Last month, the Friends of the National World War II Memorial (Friends) hosted its Fourth Annual Teachers Conference in Washington, D.C. Friends was pleased to welcome 57 teachers from 27 states and one Canadian province, who teach from the elementary to the college level, to participate in a five-day conference which gave them tools to teach World War II in the classroom.
Every summer, Friends hosts this conference, which features presentations by educators and other experts in WWII history, panels discussions with WWII veterans, tours of sites of WWII significance, and a remembrance ceremony at the WWII Memorial.
Participants in the conference are exposed to a broad spectrum of WWII history resources and tools aimed at educating current and future generations about the everyday men and women whose character, courage, creativity, determination, and innovation not only led to the winning of the war, but also reshaped America.
This year, Conference theme was “Industry and Innovation During World War II.” All of the presentations and site-visits were somehow related to this theme, including: the innovations of Liberty Ships and Higgins Boats, how industry relied on household appliances during the war, the Manhattan Project and its effects, and innovations in American culture, like in food, fashion, and art. Several of the presenters were participants from previous years of the conference.
This year’s conference theme of industry and innovation allowed educators to not only see how the war changed the U.S. and American society, but also to see the ingenuity and adaptability of America’s Greatest Generation. Additionally, the theme covered a broad swath of WWII experiences, which will be accessible and interesting to a wide variety of students – whether they are interested in engineering, military history, food, fashion, art, or anything in between.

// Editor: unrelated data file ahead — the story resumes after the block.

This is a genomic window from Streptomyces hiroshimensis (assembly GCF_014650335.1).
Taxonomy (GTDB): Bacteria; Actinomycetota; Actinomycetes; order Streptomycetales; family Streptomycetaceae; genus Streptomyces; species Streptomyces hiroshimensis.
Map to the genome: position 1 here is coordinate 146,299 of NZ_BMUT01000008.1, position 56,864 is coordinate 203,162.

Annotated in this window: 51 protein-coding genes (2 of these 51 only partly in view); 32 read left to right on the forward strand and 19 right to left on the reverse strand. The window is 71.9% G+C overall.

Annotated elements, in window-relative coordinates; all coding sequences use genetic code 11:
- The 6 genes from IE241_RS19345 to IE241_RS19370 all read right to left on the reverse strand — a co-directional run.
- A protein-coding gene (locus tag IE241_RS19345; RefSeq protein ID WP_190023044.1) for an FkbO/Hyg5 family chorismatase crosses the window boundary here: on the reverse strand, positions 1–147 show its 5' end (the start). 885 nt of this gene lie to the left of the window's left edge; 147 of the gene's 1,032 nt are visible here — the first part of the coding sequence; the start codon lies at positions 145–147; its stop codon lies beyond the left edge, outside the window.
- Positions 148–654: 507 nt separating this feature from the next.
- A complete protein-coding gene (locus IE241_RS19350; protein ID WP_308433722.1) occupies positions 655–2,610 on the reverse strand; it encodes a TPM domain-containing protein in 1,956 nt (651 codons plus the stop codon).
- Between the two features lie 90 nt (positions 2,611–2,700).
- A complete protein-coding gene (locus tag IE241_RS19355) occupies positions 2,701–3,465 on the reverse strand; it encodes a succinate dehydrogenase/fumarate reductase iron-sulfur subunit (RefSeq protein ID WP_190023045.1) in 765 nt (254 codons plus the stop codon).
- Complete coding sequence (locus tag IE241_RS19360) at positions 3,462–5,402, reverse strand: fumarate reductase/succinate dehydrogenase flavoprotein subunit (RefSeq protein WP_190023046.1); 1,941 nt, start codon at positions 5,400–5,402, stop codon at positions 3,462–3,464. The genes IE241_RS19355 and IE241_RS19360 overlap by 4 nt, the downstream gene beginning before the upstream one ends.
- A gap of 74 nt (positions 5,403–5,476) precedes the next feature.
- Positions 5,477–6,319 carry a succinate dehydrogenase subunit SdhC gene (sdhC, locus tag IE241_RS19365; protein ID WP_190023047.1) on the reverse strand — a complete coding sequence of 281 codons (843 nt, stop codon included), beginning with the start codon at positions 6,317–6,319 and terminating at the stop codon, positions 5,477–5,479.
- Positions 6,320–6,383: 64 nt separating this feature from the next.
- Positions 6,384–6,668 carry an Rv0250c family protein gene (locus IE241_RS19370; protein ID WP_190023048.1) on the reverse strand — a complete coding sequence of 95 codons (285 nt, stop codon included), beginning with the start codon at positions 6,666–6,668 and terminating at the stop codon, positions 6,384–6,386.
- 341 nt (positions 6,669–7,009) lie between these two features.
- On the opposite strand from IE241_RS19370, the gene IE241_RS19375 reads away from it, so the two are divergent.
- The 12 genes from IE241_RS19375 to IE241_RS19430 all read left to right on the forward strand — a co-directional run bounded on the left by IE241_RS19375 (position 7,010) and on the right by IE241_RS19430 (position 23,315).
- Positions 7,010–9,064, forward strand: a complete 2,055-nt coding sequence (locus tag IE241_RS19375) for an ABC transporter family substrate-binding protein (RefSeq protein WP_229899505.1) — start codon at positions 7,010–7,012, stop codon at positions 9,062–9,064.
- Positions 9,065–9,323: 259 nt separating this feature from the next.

You can access videos of all of the conference presentations here.
This year’s conference also featured a panel discussion with two World War II aviator veterans – Colonel Charles McGee, one of the famed Tuskegee Airmen, and Ewing Miller, who was a German POW for part of the war.
The teachers also had a chance to hear from World War II veteran Lincoln Harner, a D-Day veteran, about his wartime experiences. Connecting educators with WWII veterans is an imperative part of the conference, as it allows them to experience living history and take those first-hand accounts back to their students.
At the heart of the Friends’ Teachers Conference program is the concept of community service.
After the conference, participants return to their schools and communities with the ability and desire to empower America’s young people with a heightened sense of community, civic engagement, and personal responsibility to renew the spirit of unit and share purpose, which defined the character of the U.S. during the war years.
Therefore, each participant is expected to enlist their students to fulfill a community service project within their communities in the year following the conference.
You can see a video of one such community service project here.
Every year the conference grows and improves. And every year, Friends continues to be impressed and humbled by the participation and contributions of such incredible educators from around the country. We’re already looking forward to next summer’s conference!
If you are interested in participating in future conferences, you can click here.